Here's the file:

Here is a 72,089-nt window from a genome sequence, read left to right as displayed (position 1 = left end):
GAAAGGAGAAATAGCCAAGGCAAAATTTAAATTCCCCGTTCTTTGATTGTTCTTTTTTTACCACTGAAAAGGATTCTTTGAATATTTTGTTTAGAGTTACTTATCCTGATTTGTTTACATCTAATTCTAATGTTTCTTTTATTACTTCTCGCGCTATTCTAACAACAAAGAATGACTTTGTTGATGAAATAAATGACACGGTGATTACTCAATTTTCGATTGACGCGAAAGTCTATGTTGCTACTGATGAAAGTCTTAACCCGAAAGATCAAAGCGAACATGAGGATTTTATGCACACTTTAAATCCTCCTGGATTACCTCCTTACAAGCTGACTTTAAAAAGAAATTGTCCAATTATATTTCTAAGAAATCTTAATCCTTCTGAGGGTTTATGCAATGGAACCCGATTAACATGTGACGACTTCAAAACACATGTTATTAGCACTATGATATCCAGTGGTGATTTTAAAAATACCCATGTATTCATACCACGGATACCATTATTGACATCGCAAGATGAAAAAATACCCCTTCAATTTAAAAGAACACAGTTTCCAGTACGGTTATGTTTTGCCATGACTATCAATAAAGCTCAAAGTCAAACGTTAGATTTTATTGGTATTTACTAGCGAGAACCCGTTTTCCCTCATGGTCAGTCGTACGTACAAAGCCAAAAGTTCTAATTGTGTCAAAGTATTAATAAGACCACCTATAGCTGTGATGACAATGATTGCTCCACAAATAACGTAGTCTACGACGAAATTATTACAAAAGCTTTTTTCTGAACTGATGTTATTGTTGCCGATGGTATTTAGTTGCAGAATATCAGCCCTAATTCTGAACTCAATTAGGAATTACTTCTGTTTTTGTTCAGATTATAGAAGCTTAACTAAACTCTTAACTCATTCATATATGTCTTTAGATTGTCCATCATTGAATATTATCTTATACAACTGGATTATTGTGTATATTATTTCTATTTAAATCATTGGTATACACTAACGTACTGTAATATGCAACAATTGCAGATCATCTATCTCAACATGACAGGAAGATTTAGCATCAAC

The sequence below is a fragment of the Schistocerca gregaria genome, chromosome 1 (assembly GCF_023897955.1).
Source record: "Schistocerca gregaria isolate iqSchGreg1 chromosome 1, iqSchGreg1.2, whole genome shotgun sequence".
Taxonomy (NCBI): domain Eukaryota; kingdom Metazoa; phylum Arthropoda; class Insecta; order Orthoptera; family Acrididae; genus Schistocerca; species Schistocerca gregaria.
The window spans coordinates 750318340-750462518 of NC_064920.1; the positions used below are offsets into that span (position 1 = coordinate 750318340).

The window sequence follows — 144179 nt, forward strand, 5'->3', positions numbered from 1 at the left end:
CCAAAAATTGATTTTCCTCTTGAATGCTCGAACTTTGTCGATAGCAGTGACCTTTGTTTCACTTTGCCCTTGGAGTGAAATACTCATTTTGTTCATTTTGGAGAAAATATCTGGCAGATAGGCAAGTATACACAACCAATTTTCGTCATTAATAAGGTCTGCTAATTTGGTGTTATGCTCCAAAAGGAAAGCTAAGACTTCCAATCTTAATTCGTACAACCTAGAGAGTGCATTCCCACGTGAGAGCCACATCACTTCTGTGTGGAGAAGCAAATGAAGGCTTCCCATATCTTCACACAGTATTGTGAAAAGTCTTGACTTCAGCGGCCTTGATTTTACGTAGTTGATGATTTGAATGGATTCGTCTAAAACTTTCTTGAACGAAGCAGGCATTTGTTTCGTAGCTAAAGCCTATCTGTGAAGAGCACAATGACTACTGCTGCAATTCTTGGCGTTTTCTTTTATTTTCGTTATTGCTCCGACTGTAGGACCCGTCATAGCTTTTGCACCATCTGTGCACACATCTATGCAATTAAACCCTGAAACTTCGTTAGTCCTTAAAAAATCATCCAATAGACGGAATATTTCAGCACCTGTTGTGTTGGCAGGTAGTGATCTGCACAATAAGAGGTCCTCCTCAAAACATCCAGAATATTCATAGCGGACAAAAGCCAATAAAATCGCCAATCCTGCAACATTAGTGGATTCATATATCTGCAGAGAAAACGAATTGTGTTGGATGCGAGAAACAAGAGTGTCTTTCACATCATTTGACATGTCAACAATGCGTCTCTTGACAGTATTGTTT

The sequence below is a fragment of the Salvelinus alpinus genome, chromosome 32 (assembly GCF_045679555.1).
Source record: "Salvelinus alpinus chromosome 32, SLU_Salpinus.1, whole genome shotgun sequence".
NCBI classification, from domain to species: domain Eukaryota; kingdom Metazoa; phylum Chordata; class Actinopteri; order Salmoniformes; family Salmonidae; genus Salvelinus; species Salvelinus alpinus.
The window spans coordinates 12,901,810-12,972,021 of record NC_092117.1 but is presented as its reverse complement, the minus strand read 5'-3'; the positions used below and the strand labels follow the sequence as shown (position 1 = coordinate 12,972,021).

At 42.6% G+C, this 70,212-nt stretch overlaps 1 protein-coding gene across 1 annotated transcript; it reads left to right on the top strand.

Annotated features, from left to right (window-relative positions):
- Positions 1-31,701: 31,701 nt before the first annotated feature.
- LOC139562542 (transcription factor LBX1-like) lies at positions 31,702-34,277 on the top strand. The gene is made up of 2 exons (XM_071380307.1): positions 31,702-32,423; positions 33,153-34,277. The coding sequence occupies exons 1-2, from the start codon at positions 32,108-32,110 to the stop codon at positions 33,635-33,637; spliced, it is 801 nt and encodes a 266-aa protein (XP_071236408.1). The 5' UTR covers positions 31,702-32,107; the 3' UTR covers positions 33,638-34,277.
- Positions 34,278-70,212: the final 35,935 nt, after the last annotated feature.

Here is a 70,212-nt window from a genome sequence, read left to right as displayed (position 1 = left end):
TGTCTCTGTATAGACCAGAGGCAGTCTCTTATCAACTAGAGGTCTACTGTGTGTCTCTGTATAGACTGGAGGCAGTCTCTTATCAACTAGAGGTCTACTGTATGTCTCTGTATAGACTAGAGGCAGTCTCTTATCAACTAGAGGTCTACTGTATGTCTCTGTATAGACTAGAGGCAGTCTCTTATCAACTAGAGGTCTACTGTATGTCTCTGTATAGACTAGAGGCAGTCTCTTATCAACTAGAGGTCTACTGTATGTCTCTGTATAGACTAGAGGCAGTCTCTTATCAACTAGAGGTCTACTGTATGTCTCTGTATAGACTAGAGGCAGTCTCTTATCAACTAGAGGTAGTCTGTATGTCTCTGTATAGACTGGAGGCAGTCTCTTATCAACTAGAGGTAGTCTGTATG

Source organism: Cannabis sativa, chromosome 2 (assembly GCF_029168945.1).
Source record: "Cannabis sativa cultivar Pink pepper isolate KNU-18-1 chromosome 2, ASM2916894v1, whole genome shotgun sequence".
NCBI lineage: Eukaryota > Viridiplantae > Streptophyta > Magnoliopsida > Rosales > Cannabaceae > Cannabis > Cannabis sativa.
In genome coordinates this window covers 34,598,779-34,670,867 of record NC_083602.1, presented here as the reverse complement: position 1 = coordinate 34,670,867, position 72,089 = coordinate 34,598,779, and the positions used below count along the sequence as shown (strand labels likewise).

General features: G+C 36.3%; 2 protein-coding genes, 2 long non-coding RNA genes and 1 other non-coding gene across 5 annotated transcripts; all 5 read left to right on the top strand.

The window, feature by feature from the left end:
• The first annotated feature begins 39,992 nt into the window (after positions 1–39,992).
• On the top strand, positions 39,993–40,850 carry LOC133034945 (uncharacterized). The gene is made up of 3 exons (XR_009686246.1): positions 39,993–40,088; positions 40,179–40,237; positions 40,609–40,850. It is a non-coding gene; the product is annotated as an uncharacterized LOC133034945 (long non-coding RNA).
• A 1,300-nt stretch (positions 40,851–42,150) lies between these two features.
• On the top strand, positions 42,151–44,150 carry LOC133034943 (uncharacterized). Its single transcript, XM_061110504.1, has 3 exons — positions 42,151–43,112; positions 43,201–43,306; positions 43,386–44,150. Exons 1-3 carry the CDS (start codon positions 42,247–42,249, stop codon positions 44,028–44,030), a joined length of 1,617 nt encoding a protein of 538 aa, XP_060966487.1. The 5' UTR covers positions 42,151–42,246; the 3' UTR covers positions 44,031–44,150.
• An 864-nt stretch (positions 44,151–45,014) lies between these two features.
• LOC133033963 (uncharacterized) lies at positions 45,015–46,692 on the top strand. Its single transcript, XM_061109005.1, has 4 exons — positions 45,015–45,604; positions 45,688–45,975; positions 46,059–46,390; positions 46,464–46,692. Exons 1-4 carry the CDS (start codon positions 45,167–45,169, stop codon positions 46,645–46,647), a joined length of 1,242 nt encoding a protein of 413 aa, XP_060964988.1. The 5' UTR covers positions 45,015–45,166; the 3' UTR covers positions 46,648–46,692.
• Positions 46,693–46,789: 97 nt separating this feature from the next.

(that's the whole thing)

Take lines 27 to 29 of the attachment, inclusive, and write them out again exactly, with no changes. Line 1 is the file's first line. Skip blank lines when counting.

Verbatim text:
• On the top strand, positions 39,993–40,850 carry LOC133034945 (uncharacterized). The gene is made up of 3 exons (XR_009686246.1): positions 39,993–40,088; positions 40,179–40,237; positions 40,609–40,850. It is a non-coding gene; the product is annotated as an uncharacterized LOC133034945 (long non-coding RNA).
• A 1,300-nt stretch (positions 40,851–42,150) lies between these two features.
• On the top strand, positions 42,151–44,150 carry LOC133034943 (uncharacterized). Its single transcript, XM_061110504.1, has 3 exons — positions 42,151–43,112; positions 43,201–43,306; positions 43,386–44,150. Exons 1-3 carry the CDS (start codon positions 42,247–42,249, stop codon positions 44,028–44,030), a joined length of 1,617 nt encoding a protein of 538 aa, XP_060966487.1. The 5' UTR covers positions 42,151–42,246; the 3' UTR covers positions 44,031–44,150.